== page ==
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A peek at the 2022 Oscar-nominated documentary short films


We're reaching peak award season, with the Oscars now only a week away. Soon the nominees will make their way down the red carpet at the Dolby Theatre in Los Angeles, hoping to bring home one of those coveted little gold statues. At the same time, ABC, the network hosting the awards show, is hoping to increase the number of viewers tuning in or at least hold on to their shrinking television audience. To do that, they've eliminated whole categories from the live broadcast, including the documentary short films.

NPR's Mandalit del Barco is with us to talk about why this is happening and what this means for the nominees. And she's also going to tell us about some of the nominees. She's with us now. Mandalit, thanks so much for joining us.

MANDALIT DEL BARCO, BYLINE: Of course. Happy to be here.

MARTIN: So before we get into the films, I do want to talk about the news surrounding some of the categories not a part of the Oscars broadcast this year. How come?

DEL BARCO: Right. Well, so the winners will be presented on stage an hour before the telecast, but their speeches are going to be edited down, and the truncated clips are going to flash sometime during the telecast. Now, the Oscars producers say they're hoping that this will somehow boost TV ratings, which have been falling for not just for the Oscars, but all the big awards shows. And - but, you know, bumping those categories from the main show has created a huge backlash in Hollywood, and there's now a petition asking them to reverse the move. Degrading and a slap in the face is how some put it.

MARTIN: All right. Well, let's give these nominees a bit of shine. Let's talk about some of the nominees that the TV audience will not see. The short documentaries category represents a wide spectrum of real-life topics. So walk us through these films.

DEL BARCO: OK, so one of those Oscar-nominated documentaries is called "Audible," and it centers on a Maryland high school football player who's deaf. Amaree McKenstry-Hall tells his story in American Sign Language, and we see him and his teammates defend their winning streak, and they also mourn the death of a friend. There's another beautifully shot documentary called "Lead Me Home," and it looks at homelessness in Los Angeles, San Francisco and Seattle.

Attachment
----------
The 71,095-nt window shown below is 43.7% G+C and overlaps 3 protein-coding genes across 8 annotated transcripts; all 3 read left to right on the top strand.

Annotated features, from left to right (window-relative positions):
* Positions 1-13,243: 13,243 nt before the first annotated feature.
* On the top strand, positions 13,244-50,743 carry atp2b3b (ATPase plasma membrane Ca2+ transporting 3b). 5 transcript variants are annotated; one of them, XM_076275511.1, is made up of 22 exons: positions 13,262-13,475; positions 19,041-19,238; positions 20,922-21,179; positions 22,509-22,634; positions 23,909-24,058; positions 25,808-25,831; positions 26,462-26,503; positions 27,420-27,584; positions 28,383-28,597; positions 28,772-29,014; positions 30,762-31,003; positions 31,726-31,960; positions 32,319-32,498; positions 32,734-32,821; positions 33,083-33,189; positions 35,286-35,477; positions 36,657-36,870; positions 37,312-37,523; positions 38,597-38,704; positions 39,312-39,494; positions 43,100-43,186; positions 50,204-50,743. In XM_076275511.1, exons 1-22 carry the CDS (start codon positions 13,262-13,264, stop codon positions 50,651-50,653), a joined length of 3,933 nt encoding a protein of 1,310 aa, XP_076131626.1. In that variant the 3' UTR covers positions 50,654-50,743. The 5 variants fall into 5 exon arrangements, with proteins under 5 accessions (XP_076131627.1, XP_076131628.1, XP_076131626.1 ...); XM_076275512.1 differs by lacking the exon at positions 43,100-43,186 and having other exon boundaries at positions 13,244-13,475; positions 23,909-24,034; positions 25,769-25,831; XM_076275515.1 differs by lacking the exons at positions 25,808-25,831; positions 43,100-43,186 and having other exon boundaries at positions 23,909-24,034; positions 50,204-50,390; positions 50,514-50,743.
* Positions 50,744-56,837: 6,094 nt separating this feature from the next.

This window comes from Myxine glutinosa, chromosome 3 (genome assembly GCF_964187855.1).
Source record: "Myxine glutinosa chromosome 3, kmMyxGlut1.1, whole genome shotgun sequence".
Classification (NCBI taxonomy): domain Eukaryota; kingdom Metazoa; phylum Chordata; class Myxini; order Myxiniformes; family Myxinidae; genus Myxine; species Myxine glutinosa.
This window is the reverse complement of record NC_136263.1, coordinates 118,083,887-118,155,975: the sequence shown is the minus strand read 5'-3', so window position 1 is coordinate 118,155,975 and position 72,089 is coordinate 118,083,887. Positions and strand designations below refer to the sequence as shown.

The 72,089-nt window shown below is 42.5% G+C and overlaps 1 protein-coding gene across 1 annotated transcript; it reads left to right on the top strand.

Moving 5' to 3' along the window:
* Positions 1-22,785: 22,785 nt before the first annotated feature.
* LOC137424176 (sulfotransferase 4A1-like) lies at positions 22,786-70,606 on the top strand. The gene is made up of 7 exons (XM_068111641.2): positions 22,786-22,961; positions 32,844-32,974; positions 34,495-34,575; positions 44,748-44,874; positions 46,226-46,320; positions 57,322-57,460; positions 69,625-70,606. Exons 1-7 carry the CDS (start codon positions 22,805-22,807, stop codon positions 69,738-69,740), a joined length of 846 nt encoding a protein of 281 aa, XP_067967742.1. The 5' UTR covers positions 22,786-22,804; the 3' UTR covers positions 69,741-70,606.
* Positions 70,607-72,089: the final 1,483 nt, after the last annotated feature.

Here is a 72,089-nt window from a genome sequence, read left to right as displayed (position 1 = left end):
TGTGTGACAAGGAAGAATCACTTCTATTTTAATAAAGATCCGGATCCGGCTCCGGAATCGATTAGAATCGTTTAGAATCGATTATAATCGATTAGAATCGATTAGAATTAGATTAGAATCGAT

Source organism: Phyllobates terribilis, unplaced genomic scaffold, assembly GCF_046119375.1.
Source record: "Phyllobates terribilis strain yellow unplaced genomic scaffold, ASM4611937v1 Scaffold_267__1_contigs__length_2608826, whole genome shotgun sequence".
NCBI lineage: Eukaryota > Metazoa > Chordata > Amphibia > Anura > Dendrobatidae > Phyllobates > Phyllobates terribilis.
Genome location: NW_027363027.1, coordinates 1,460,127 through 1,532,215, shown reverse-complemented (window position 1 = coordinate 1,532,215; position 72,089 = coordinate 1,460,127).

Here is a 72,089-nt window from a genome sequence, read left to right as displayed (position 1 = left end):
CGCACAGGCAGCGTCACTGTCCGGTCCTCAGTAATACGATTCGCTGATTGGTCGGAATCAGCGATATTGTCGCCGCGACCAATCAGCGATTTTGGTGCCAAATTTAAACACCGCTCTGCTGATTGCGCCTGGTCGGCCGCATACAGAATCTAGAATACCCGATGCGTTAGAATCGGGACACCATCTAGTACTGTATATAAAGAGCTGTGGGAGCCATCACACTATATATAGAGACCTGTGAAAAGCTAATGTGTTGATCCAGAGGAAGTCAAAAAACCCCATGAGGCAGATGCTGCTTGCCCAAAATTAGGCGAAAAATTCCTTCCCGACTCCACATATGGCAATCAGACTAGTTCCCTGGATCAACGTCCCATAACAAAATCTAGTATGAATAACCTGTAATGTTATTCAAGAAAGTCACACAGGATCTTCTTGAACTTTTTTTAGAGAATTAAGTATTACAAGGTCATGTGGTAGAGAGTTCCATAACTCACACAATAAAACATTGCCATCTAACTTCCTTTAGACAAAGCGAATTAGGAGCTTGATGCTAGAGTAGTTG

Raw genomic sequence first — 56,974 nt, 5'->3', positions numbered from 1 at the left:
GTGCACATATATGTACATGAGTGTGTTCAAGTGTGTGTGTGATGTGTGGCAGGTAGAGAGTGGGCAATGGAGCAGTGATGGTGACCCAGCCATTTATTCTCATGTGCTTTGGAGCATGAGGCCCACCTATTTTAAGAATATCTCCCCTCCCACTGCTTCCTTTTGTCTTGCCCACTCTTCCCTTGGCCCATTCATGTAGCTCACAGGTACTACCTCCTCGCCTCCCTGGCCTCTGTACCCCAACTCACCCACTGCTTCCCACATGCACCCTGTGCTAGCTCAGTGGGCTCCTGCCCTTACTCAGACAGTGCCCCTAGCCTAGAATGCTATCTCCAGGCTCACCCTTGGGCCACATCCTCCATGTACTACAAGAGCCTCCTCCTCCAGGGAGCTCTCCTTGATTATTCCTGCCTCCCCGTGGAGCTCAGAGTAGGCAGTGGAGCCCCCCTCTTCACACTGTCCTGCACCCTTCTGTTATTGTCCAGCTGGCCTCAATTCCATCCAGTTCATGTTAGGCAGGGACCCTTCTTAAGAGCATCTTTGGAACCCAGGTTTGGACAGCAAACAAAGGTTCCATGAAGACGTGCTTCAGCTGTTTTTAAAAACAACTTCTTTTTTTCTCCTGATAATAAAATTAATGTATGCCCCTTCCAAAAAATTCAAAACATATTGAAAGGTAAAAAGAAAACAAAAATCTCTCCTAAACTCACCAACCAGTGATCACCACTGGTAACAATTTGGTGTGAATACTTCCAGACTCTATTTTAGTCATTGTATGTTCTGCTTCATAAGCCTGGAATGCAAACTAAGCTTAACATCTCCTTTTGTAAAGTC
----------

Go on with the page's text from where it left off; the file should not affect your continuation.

UNIDENTIFIED PERSON #1: I've always had that desire to get off the streets. It's just been hard. I'm not trying to bother anybody.

DEL BARCO: So we hear them, you know, talking about their own stories, and the homeless issue has - is so huge around the country. And, you know, there's another contender for the Oscars. It's called "When We Were Bullies." And in this one, filmmaker Jay Rosenblatt re-examines a really cruel incident he was part of when he was in fifth grade. He interviews his former classmates and his teachers, and he takes a hard look at himself, too.

And then there's the documentary called "Three Songs For Benazir." It follows a couple living in a refugee camp in Kabul, Afghanistan, and they're under constant surveillance from the U.S. military. The filmmakers of this are married, too. Elizabeth Mirzaei's family is from Ukraine, which is, of course, now under siege from Russia. And her husband Gulistan fled the Soviet military invasion of Afghanistan. And this is what he told NPR about this film.

GULISTAN MIRZAEI: The story about my country - usually about war, violence. I want to tell a love story and show something people have never seen from my country before.

MARTIN: Well, these just - they all sound remarkable. I hate almost to ask this, but are there any favorites in this category who might take home the Oscar?

DEL BARCO: Well, yeah, there's one that I haven't mentioned yet, and there's a lot of buzz for it. It's called "The Queen Of Basketball," and it's a documentary about a trailblazing athlete, Lusia Harris - Lucy Harris. And in the 1970s, she helped her college team win three national championships. She competed at the 1976 Montreal Olympics. And the following year, she was the first and only woman officially drafted to the NBA.


UNIDENTIFIED PERSON #2: Someone from New Orleans Jazz calling, looking for Lucy. We want you to come and try out for the team. And I said no to the NBA.

DEL BARCO: Lusia Harris died in January, but she did get to bask in a standing ovation when the film premiered at the Tribeca Film Festival.

MARTIN: That was NPR's Mandalit del Barco in Los Angeles. Mandalit, can't wait to see how it all comes out. Thank you so much for joining us.

DEL BARCO: Sure. I'll see you at the Oscars.

(SOUNDBITE OF MUSIC) Transcript provided by NPR, Copyright NPR.

As an arts correspondent based at NPR West, Mandalit del Barco reports and produces stories about film, television, music, visual arts, dance and other topics. Over the years, she has also covered everything from street gangs to Hollywood, police and prisons, marijuana, immigration, race relations, natural disasters, Latino arts and urban street culture (including hip hop dance, music, and art). Every year, she covers the Oscars and the Grammy awards for NPR, as well as the Sundance Film Festival and other events. Her news reports, feature stories and photos, filed from Los Angeles and abroad, can be heard on All Things Considered, Morning Edition, Weekend Edition,, and